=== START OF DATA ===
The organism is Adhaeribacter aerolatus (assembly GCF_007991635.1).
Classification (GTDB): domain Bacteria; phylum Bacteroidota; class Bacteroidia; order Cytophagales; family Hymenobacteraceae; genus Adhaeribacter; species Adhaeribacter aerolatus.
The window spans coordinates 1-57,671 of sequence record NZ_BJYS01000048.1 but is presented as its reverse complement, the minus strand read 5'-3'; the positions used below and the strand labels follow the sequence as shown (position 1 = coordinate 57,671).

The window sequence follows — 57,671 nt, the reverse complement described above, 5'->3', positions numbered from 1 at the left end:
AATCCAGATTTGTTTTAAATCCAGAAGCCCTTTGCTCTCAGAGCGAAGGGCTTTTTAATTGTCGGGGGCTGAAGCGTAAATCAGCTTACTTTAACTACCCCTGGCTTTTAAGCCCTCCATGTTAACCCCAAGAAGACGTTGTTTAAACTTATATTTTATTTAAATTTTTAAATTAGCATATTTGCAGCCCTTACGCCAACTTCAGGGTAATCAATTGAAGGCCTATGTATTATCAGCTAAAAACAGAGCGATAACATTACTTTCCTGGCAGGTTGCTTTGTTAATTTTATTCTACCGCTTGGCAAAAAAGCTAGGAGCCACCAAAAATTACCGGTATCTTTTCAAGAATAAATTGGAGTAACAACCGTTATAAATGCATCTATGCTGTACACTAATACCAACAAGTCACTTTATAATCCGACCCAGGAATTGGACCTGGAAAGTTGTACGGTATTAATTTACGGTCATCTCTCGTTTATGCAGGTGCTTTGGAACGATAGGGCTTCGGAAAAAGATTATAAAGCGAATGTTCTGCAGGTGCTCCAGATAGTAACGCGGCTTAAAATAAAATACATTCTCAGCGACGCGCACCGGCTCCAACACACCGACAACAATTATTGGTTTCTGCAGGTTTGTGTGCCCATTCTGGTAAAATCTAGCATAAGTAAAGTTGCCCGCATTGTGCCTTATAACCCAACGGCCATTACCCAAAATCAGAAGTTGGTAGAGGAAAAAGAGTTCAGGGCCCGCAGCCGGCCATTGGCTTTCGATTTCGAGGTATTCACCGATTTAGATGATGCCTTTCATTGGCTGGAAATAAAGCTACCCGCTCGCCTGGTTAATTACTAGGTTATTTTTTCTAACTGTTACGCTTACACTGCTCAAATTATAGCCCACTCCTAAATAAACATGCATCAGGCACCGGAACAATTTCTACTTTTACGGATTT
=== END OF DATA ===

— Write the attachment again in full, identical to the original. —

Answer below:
The organism is Adhaeribacter aerolatus (assembly GCF_007991635.1).
Classification (GTDB): domain Bacteria; phylum Bacteroidota; class Bacteroidia; order Cytophagales; family Hymenobacteraceae; genus Adhaeribacter; species Adhaeribacter aerolatus.
The window spans coordinates 1-57,671 of sequence record NZ_BJYS01000048.1 but is presented as its reverse complement, the minus strand read 5'-3'; the positions used below and the strand labels follow the sequence as shown (position 1 = coordinate 57,671).

The window sequence follows — 57,671 nt, the reverse complement described above, 5'->3', positions numbered from 1 at the left end:
AATCCAGATTTGTTTTAAATCCAGAAGCCCTTTGCTCTCAGAGCGAAGGGCTTTTTAATTGTCGGGGGCTGAAGCGTAAATCAGCTTACTTTAACTACCCCTGGCTTTTAAGCCCTCCATGTTAACCCCAAGAAGACGTTGTTTAAACTTATATTTTATTTAAATTTTTAAATTAGCATATTTGCAGCCCTTACGCCAACTTCAGGGTAATCAATTGAAGGCCTATGTATTATCAGCTAAAAACAGAGCGATAACATTACTTTCCTGGCAGGTTGCTTTGTTAATTTTATTCTACCGCTTGGCAAAAAAGCTAGGAGCCACCAAAAATTACCGGTATCTTTTCAAGAATAAATTGGAGTAACAACCGTTATAAATGCATCTATGCTGTACACTAATACCAACAAGTCACTTTATAATCCGACCCAGGAATTGGACCTGGAAAGTTGTACGGTATTAATTTACGGTCATCTCTCGTTTATGCAGGTGCTTTGGAACGATAGGGCTTCGGAAAAAGATTATAAAGCGAATGTTCTGCAGGTGCTCCAGATAGTAACGCGGCTTAAAATAAAATACATTCTCAGCGACGCGCACCGGCTCCAACACACCGACAACAATTATTGGTTTCTGCAGGTTTGTGTGCCCATTCTGGTAAAATCTAGCATAAGTAAAGTTGCCCGCATTGTGCCTTATAACCCAACGGCCATTACCCAAAATCAGAAGTTGGTAGAGGAAAAAGAGTTCAGGGCCCGCAGCCGGCCATTGGCTTTCGATTTCGAGGTATTCACCGATTTAGATGATGCCTTTCATTGGCTGGAAATAAAGCTACCCGCTCGCCTGGTTAATTACTAGGTTATTTTTTCTAACTGTTACGCTTACACTGCTCAAATTATAGCCCACTCCTAAATAAACATGCATCAGGCACCGGAACAATTTCTACTTTTACGGATTT